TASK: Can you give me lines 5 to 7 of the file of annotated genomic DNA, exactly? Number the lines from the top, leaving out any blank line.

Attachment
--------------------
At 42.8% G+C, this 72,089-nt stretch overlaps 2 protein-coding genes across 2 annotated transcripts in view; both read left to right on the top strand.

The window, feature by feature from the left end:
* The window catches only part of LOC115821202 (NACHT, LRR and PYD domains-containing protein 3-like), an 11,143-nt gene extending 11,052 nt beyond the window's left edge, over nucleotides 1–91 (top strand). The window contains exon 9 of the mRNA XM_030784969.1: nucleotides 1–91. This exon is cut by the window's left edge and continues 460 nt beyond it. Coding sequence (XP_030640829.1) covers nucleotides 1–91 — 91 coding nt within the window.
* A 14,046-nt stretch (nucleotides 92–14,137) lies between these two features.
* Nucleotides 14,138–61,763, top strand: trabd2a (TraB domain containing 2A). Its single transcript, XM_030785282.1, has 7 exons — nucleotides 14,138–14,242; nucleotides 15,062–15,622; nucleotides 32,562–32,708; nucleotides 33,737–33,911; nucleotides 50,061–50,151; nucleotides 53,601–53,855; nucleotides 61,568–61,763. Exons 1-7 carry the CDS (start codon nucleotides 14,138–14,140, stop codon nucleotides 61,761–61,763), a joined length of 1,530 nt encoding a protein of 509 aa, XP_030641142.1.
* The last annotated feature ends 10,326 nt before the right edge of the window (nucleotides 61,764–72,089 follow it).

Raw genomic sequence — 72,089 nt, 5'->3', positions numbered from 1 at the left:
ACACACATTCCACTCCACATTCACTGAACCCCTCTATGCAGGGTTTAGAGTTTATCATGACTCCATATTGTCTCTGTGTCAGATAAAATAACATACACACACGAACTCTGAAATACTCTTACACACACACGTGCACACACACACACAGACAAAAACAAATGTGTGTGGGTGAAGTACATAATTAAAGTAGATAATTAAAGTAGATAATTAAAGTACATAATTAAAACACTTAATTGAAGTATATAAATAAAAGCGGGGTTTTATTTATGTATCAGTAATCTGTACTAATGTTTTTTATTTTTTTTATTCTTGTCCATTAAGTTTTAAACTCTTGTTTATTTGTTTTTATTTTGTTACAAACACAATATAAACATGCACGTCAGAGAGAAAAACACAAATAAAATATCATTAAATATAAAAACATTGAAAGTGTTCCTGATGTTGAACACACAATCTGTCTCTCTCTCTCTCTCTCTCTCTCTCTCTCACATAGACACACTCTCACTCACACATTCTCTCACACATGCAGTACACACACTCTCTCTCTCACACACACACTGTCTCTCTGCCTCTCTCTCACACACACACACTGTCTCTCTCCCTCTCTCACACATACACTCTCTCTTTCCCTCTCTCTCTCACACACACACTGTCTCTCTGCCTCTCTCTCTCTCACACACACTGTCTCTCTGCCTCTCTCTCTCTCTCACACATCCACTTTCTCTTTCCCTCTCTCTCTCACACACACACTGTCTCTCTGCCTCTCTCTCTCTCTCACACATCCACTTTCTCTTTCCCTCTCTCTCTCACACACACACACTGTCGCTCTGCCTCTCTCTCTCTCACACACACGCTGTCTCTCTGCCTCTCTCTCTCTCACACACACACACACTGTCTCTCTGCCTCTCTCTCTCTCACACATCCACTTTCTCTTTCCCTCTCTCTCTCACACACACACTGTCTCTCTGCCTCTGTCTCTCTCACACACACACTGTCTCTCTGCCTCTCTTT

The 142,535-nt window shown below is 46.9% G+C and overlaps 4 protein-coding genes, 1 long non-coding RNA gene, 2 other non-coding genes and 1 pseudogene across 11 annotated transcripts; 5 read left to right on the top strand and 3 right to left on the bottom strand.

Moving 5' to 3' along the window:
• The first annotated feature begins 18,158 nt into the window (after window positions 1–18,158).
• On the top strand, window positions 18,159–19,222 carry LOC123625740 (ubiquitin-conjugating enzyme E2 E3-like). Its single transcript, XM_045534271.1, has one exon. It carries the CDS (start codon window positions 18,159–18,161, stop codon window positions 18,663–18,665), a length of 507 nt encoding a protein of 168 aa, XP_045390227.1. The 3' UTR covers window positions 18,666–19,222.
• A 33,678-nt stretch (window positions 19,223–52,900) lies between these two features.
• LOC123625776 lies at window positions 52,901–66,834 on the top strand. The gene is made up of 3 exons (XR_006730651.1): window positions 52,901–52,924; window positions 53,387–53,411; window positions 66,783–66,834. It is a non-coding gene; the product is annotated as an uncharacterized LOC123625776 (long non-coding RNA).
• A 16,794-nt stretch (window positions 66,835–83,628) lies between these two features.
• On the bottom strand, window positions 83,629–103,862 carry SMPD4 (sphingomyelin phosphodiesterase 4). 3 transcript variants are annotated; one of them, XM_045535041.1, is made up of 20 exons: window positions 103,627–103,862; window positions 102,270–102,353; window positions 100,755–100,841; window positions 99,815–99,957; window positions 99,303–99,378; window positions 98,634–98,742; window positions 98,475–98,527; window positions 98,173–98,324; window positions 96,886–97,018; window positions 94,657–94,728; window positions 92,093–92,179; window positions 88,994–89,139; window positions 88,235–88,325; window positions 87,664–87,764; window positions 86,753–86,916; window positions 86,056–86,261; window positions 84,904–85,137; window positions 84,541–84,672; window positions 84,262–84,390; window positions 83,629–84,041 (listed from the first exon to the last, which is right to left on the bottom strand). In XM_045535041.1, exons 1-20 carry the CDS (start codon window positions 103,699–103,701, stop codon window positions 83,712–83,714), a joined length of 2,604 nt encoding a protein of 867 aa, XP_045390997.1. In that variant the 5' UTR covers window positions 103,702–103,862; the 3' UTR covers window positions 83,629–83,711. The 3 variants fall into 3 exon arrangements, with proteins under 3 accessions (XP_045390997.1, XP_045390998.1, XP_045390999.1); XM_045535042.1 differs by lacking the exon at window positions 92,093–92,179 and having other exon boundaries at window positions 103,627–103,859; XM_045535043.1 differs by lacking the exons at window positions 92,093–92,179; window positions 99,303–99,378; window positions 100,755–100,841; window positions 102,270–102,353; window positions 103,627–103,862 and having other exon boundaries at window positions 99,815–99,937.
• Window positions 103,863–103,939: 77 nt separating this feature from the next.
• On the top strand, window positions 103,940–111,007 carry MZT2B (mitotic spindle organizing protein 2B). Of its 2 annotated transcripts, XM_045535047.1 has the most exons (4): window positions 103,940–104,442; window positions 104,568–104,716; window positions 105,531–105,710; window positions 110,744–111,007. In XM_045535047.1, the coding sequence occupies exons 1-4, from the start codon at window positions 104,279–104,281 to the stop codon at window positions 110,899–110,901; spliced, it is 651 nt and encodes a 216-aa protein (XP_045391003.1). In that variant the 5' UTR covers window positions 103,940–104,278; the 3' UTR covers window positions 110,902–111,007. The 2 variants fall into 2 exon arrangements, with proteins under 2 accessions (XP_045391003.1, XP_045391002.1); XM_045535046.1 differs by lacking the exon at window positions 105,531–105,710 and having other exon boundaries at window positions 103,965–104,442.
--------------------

* Nucleotides 14,138–61,763, top strand: trabd2a (TraB domain containing 2A). Its single transcript, XM_030785282.1, has 7 exons — nucleotides 14,138–14,242; nucleotides 15,062–15,622; nucleotides 32,562–32,708; nucleotides 33,737–33,911; nucleotides 50,061–50,151; nucleotides 53,601–53,855; nucleotides 61,568–61,763. Exons 1-7 carry the CDS (start codon nucleotides 14,138–14,140, stop codon nucleotides 61,761–61,763), a joined length of 1,530 nt encoding a protein of 509 aa, XP_030641142.1.
* The last annotated feature ends 10,326 nt before the right edge of the window (nucleotides 61,764–72,089 follow it).

Raw genomic sequence — 72,089 nt, 5'->3', positions numbered from 1 at the left: